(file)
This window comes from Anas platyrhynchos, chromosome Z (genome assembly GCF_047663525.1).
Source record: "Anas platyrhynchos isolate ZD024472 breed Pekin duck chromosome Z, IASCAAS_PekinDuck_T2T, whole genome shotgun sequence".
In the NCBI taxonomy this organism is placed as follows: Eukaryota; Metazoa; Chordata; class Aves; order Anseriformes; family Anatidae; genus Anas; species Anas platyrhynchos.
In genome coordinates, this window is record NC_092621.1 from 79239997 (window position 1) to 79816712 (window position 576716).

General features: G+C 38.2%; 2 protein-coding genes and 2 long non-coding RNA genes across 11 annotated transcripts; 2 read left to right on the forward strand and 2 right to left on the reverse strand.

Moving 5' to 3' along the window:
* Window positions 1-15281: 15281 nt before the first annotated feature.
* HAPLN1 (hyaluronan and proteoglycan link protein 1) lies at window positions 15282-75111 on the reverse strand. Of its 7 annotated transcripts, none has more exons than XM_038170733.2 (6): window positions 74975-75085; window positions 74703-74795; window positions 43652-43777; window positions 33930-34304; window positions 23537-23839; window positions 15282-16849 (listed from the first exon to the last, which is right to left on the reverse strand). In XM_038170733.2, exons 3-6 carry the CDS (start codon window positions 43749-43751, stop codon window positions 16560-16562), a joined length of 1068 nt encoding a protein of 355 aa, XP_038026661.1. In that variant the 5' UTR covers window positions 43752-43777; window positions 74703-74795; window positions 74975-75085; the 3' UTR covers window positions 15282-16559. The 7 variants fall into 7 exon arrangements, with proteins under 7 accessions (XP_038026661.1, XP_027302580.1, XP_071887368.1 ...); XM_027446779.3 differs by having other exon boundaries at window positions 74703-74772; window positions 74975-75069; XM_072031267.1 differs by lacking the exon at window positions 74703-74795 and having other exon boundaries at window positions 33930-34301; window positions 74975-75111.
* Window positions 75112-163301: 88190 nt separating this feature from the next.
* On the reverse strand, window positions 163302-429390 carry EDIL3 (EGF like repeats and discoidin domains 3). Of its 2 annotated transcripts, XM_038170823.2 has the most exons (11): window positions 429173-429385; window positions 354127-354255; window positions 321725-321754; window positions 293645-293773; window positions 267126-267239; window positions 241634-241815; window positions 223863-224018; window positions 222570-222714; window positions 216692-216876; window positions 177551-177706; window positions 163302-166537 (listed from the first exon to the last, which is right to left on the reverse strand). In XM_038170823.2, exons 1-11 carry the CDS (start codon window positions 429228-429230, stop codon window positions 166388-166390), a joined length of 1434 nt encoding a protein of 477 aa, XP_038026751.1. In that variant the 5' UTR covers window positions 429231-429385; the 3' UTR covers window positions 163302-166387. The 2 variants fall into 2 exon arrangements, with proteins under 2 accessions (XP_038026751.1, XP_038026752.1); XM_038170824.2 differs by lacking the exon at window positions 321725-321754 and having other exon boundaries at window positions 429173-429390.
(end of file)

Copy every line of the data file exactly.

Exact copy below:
This window comes from Anas platyrhynchos, chromosome Z (genome assembly GCF_047663525.1).
Source record: "Anas platyrhynchos isolate ZD024472 breed Pekin duck chromosome Z, IASCAAS_PekinDuck_T2T, whole genome shotgun sequence".
In the NCBI taxonomy this organism is placed as follows: Eukaryota; Metazoa; Chordata; class Aves; order Anseriformes; family Anatidae; genus Anas; species Anas platyrhynchos.
In genome coordinates, this window is record NC_092621.1 from 79239997 (window position 1) to 79816712 (window position 576716).

General features: G+C 38.2%; 2 protein-coding genes and 2 long non-coding RNA genes across 11 annotated transcripts; 2 read left to right on the forward strand and 2 right to left on the reverse strand.

Moving 5' to 3' along the window:
* Window positions 1-15281: 15281 nt before the first annotated feature.
* HAPLN1 (hyaluronan and proteoglycan link protein 1) lies at window positions 15282-75111 on the reverse strand. Of its 7 annotated transcripts, none has more exons than XM_038170733.2 (6): window positions 74975-75085; window positions 74703-74795; window positions 43652-43777; window positions 33930-34304; window positions 23537-23839; window positions 15282-16849 (listed from the first exon to the last, which is right to left on the reverse strand). In XM_038170733.2, exons 3-6 carry the CDS (start codon window positions 43749-43751, stop codon window positions 16560-16562), a joined length of 1068 nt encoding a protein of 355 aa, XP_038026661.1. In that variant the 5' UTR covers window positions 43752-43777; window positions 74703-74795; window positions 74975-75085; the 3' UTR covers window positions 15282-16559. The 7 variants fall into 7 exon arrangements, with proteins under 7 accessions (XP_038026661.1, XP_027302580.1, XP_071887368.1 ...); XM_027446779.3 differs by having other exon boundaries at window positions 74703-74772; window positions 74975-75069; XM_072031267.1 differs by lacking the exon at window positions 74703-74795 and having other exon boundaries at window positions 33930-34301; window positions 74975-75111.
* Window positions 75112-163301: 88190 nt separating this feature from the next.
* On the reverse strand, window positions 163302-429390 carry EDIL3 (EGF like repeats and discoidin domains 3). Of its 2 annotated transcripts, XM_038170823.2 has the most exons (11): window positions 429173-429385; window positions 354127-354255; window positions 321725-321754; window positions 293645-293773; window positions 267126-267239; window positions 241634-241815; window positions 223863-224018; window positions 222570-222714; window positions 216692-216876; window positions 177551-177706; window positions 163302-166537 (listed from the first exon to the last, which is right to left on the reverse strand). In XM_038170823.2, exons 1-11 carry the CDS (start codon window positions 429228-429230, stop codon window positions 166388-166390), a joined length of 1434 nt encoding a protein of 477 aa, XP_038026751.1. In that variant the 5' UTR covers window positions 429231-429385; the 3' UTR covers window positions 163302-166387. The 2 variants fall into 2 exon arrangements, with proteins under 2 accessions (XP_038026751.1, XP_038026752.1); XM_038170824.2 differs by lacking the exon at window positions 321725-321754 and having other exon boundaries at window positions 429173-429390.